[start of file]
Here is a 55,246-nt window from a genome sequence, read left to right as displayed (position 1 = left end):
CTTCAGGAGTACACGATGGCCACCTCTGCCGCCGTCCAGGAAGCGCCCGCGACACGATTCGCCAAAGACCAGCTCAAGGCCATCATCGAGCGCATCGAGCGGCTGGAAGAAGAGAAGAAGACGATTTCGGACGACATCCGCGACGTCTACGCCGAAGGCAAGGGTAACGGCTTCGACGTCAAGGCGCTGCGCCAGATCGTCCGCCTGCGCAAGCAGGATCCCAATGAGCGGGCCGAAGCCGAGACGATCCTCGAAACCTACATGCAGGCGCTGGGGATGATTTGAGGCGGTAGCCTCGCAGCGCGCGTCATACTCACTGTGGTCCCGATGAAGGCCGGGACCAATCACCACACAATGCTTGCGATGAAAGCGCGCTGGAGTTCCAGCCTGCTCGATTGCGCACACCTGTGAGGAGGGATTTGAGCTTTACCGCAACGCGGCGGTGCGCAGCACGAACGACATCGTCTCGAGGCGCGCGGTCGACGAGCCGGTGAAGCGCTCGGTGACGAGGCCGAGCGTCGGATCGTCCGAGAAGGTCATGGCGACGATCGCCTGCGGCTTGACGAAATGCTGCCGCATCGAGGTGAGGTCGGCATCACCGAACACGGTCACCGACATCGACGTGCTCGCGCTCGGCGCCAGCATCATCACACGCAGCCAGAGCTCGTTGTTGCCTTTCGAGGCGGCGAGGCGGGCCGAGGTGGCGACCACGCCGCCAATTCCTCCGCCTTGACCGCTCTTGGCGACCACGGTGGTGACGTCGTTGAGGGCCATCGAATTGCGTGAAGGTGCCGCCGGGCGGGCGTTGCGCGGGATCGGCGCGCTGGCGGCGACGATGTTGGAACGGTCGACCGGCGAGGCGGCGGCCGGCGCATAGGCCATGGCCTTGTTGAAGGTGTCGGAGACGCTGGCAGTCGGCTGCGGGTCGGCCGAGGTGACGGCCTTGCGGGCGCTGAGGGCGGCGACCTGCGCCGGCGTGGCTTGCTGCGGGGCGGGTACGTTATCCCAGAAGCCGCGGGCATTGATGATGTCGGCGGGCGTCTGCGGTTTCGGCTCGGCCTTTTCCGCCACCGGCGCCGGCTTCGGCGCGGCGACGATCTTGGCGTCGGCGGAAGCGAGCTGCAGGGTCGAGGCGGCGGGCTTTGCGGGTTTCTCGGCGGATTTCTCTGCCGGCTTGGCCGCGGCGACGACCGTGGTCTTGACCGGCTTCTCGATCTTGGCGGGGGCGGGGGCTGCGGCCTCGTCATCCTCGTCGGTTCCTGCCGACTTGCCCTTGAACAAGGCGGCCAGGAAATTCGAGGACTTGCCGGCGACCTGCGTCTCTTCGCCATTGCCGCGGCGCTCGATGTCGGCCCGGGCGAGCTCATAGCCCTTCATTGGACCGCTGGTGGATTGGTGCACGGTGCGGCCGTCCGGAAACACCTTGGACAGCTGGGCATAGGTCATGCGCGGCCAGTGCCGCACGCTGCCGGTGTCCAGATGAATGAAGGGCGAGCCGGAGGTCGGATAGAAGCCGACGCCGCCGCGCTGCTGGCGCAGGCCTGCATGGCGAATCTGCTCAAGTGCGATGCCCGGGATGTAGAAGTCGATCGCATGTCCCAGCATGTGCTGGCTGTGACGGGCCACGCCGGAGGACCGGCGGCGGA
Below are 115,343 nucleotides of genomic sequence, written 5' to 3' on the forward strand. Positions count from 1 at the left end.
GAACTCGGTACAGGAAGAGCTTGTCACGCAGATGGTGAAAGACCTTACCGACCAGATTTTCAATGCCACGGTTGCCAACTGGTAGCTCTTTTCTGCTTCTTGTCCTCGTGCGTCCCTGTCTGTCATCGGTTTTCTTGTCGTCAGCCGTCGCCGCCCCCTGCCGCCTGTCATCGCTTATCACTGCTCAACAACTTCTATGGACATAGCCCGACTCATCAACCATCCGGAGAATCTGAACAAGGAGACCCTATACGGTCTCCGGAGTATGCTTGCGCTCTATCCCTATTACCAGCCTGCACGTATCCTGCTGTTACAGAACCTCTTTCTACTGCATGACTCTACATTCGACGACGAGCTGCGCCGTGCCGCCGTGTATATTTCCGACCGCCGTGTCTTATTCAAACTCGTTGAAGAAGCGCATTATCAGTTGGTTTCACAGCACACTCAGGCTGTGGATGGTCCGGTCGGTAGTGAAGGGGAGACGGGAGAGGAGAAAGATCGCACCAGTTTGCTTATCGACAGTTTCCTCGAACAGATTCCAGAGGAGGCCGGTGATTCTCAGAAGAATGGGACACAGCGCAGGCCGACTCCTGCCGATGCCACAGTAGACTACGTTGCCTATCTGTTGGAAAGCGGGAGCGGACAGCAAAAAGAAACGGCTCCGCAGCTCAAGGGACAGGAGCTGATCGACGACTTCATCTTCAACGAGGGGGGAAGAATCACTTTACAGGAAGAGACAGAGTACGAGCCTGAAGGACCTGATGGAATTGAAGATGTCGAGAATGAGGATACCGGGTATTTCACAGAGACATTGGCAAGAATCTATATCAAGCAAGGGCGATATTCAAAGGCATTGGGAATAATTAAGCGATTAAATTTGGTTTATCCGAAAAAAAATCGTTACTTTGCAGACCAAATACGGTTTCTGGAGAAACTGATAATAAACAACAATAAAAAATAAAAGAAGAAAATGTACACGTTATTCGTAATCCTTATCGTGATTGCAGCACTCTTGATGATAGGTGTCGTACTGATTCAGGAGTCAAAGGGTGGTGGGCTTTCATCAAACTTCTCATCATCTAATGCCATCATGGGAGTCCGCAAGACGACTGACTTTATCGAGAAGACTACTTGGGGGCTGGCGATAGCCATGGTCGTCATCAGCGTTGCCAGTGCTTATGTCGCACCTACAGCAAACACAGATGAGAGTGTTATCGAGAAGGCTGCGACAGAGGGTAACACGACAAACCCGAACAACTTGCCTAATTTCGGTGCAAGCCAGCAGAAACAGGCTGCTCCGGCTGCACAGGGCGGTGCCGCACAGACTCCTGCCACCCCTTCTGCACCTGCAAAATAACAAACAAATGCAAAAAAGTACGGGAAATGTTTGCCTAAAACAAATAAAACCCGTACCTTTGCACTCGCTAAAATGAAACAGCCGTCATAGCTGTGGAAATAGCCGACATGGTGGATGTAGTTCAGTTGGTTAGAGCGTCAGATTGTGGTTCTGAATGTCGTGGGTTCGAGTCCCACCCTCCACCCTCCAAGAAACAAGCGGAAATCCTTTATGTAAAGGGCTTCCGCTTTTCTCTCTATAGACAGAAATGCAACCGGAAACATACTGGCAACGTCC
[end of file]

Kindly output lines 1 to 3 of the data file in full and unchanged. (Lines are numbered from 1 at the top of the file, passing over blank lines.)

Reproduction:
Here is a 55,246-nt window from a genome sequence, read left to right as displayed (position 1 = left end):
CTTCAGGAGTACACGATGGCCACCTCTGCCGCCGTCCAGGAAGCGCCCGCGACACGATTCGCCAAAGACCAGCTCAAGGCCATCATCGAGCGCATCGAGCGGCTGGAAGAAGAGAAGAAGACGATTTCGGACGACATCCGCGACGTCTACGCCGAAGGCAAGGGTAACGGCTTCGACGTCAAGGCGCTGCGCCAGATCGTCCGCCTGCGCAAGCAGGATCCCAATGAGCGGGCCGAAGCCGAGACGATCCTCGAAACCTACATGCAGGCGCTGGGGATGATTTGAGGCGGTAGCCTCGCAGCGCGCGTCATACTCACTGTGGTCCCGATGAAGGCCGGGACCAATCACCACACAATGCTTGCGATGAAAGCGCGCTGGAGTTCCAGCCTGCTCGATTGCGCACACCTGTGAGGAGGGATTTGAGCTTTACCGCAACGCGGCGGTGCGCAGCACGAACGACATCGTCTCGAGGCGCGCGGTCGACGAGCCGGTGAAGCGCTCGGTGACGAGGCCGAGCGTCGGATCGTCCGAGAAGGTCATGGCGACGATCGCCTGCGGCTTGACGAAATGCTGCCGCATCGAGGTGAGGTCGGCATCACCGAACACGGTCACCGACATCGACGTGCTCGCGCTCGGCGCCAGCATCATCACACGCAGCCAGAGCTCGTTGTTGCCTTTCGAGGCGGCGAGGCGGGCCGAGGTGGCGACCACGCCGCCAATTCCTCCGCCTTGACCGCTCTTGGCGACCACGGTGGTGACGTCGTTGAGGGCCATCGAATTGCGTGAAGGTGCCGCCGGGCGGGCGTTGCGCGGGATCGGCGCGCTGGCGGCGACGATGTTGGAACGGTCGACCGGCGAGGCGGCGGCCGGCGCATAGGCCATGGCCTTGTTGAAGGTGTCGGAGACGCTGGCAGTCGGCTGCGGGTCGGCCGAGGTGACGGCCTTGCGGGCGCTGAGGGCGGCGACCTGCGCCGGCGTGGCTTGCTGCGGGGCGGGTACGTTATCCCAGAAGCCGCGGGCATTGATGATGTCGGCGGGCGTCTGCGGTTTCGGCTCGGCCTTTTCCGCCACCGGCGCCGGCTTCGGCGCGGCGACGATCTTGGCGTCGGCGGAAGCGAGCTGCAGGGTCGAGGCGGCGGGCTTTGCGGGTTTCTCGGCGGATTTCTCTGCCGGCTTGGCCGCGGCGACGACCGTGGTCTTGACCGGCTTCTCGATCTTGGCGGGGGCGGGGGCTGCGGCCTCGTCATCCTCGTCGGTTCCTGCCGACTTGCCCTTGAACAAGGCGGCCAGGAAATTCGAGGACTTGCCGGCGACCTGCGTCTCTTCGCCATTGCCGCGGCGCTCGATGTCGGCCCGGGCGAGCTCATAGCCCTTCATTGGACCGCTGGTGGATTGGTGCACGGTGCGGCCGTCCGGAAACACCTTGGACAGCTGGGCATAGGTCATGCGCGGCCAGTGCCGCACGCTGCCGGTGTCCAGATGAATGAAGGGCGAGCCGGAGGTCGGATAGAAGCCGACGCCGCCGCGCTGCTGGCGCAGGCCTGCATGGCGAATCTGCTCAAGTGCGATGCCCGGGATGTAGAAGTCGATCGCATGTCCCAGCATGTGCTGGCTGTGACGGGCCACGCCGGAGGACCGGCGGCGGA
Below are 115,343 nucleotides of genomic sequence, written 5' to 3' on the forward strand. Positions count from 1 at the left end.